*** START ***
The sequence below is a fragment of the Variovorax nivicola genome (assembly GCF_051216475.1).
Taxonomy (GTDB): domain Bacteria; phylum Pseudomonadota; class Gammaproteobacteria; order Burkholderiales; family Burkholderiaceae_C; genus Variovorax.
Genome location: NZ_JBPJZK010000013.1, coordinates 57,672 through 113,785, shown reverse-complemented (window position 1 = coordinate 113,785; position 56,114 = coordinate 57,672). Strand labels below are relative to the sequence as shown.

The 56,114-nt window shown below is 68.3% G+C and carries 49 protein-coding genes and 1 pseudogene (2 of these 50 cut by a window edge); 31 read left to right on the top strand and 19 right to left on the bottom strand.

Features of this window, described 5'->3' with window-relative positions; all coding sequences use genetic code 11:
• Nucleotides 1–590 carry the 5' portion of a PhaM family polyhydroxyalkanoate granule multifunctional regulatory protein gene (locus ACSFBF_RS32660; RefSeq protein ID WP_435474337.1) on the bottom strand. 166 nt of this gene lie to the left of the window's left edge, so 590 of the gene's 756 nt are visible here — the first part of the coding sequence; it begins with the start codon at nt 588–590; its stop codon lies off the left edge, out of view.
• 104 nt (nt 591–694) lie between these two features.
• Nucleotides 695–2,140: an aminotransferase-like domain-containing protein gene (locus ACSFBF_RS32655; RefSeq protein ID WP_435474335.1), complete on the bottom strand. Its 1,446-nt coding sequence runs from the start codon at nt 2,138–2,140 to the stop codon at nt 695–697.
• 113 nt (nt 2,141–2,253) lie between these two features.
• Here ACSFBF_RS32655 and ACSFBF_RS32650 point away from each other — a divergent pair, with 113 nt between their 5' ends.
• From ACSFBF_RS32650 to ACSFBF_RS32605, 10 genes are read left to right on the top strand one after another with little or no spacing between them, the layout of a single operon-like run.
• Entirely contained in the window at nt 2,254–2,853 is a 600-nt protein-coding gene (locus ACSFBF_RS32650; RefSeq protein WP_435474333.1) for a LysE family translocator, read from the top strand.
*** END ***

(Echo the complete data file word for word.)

The sequence below is a fragment of the Variovorax nivicola genome (assembly GCF_051216475.1).
Taxonomy (GTDB): domain Bacteria; phylum Pseudomonadota; class Gammaproteobacteria; order Burkholderiales; family Burkholderiaceae_C; genus Variovorax.
Genome location: NZ_JBPJZK010000013.1, coordinates 57,672 through 113,785, shown reverse-complemented (window position 1 = coordinate 113,785; position 56,114 = coordinate 57,672). Strand labels below are relative to the sequence as shown.

The 56,114-nt window shown below is 68.3% G+C and carries 49 protein-coding genes and 1 pseudogene (2 of these 50 cut by a window edge); 31 read left to right on the top strand and 19 right to left on the bottom strand.

Features of this window, described 5'->3' with window-relative positions; all coding sequences use genetic code 11:
• Nucleotides 1–590 carry the 5' portion of a PhaM family polyhydroxyalkanoate granule multifunctional regulatory protein gene (locus ACSFBF_RS32660; RefSeq protein ID WP_435474337.1) on the bottom strand. 166 nt of this gene lie to the left of the window's left edge, so 590 of the gene's 756 nt are visible here — the first part of the coding sequence; it begins with the start codon at nt 588–590; its stop codon lies off the left edge, out of view.
• 104 nt (nt 591–694) lie between these two features.
• Nucleotides 695–2,140: an aminotransferase-like domain-containing protein gene (locus ACSFBF_RS32655; RefSeq protein ID WP_435474335.1), complete on the bottom strand. Its 1,446-nt coding sequence runs from the start codon at nt 2,138–2,140 to the stop codon at nt 695–697.
• 113 nt (nt 2,141–2,253) lie between these two features.
• Here ACSFBF_RS32655 and ACSFBF_RS32650 point away from each other — a divergent pair, with 113 nt between their 5' ends.
• From ACSFBF_RS32650 to ACSFBF_RS32605, 10 genes are read left to right on the top strand one after another with little or no spacing between them, the layout of a single operon-like run.
• Entirely contained in the window at nt 2,254–2,853 is a 600-nt protein-coding gene (locus ACSFBF_RS32650; RefSeq protein WP_435474333.1) for a LysE family translocator, read from the top strand.